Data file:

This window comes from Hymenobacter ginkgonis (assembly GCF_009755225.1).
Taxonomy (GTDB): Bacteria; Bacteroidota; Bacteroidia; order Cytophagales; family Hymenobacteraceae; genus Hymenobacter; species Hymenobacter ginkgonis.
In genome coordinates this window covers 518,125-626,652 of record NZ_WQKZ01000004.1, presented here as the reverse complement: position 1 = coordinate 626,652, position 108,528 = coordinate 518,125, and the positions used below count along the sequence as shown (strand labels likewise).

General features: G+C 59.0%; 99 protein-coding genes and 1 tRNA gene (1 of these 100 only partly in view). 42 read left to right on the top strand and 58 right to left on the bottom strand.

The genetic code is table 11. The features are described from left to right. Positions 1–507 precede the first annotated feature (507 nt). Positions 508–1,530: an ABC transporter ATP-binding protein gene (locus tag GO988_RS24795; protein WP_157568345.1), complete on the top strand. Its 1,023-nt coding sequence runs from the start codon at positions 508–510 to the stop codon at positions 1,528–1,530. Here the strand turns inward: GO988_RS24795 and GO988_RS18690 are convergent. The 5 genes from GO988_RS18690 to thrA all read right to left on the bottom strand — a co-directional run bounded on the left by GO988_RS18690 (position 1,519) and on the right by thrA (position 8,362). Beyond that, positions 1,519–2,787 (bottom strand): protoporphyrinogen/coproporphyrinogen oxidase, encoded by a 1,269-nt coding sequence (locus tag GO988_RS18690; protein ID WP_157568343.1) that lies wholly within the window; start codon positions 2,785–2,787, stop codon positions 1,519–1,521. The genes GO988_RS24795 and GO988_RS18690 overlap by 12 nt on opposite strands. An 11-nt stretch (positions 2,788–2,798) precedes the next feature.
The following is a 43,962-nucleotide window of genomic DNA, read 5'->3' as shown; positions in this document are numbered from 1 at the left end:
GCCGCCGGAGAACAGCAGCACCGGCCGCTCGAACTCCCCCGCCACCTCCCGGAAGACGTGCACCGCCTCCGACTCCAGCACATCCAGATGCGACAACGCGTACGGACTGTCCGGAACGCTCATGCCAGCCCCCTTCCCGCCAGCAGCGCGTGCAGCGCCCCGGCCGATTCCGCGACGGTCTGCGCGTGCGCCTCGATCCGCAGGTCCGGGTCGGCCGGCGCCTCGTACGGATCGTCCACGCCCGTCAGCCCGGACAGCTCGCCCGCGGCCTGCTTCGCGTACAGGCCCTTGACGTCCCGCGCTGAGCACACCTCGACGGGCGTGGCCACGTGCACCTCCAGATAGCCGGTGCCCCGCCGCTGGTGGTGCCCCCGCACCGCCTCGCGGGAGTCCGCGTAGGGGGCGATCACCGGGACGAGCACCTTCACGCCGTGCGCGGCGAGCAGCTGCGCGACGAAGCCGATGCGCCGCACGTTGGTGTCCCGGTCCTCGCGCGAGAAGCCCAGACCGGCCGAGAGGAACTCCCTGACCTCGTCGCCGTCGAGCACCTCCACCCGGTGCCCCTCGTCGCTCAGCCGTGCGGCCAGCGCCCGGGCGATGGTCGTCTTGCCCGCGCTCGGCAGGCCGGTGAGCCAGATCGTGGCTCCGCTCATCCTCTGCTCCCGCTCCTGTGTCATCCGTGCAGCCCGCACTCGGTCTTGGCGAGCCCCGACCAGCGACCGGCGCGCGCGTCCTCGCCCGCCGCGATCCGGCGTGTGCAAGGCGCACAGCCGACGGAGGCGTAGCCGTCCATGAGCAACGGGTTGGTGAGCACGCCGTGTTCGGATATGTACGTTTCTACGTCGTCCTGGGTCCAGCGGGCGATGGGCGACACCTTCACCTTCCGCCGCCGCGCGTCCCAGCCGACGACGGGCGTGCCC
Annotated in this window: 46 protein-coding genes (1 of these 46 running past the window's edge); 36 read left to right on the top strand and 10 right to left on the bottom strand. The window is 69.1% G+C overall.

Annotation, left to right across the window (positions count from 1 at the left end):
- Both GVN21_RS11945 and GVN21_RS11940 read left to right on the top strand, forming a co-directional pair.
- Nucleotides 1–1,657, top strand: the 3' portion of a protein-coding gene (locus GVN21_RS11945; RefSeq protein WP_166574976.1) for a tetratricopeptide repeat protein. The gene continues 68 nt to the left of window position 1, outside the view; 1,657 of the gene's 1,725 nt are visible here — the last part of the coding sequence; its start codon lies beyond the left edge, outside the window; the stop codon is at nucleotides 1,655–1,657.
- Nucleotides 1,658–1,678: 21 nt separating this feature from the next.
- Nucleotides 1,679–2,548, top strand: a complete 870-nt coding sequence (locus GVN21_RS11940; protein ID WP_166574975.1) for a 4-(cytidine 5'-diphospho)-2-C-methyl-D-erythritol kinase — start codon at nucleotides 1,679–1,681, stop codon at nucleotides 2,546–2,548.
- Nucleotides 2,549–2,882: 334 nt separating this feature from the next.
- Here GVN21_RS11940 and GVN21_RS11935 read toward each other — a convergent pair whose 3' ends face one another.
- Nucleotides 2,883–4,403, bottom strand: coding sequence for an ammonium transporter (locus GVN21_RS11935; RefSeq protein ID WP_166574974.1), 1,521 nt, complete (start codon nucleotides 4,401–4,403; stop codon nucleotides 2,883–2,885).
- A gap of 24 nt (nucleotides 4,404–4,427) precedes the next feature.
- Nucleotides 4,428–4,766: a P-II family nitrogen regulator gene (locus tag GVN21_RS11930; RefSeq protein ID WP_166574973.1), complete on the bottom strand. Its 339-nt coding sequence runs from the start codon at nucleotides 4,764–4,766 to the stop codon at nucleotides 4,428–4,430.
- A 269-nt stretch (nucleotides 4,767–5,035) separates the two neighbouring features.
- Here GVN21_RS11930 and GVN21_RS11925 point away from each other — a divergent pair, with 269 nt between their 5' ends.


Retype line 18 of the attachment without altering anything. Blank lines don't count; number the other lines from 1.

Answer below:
- Nucleotides 4,428–4,766: a P-II family nitrogen regulator gene (locus tag GVN21_RS11930; RefSeq protein ID WP_166574973.1), complete on the bottom strand. Its 339-nt coding sequence runs from the start codon at nucleotides 4,764–4,766 to the stop codon at nucleotides 4,428–4,430.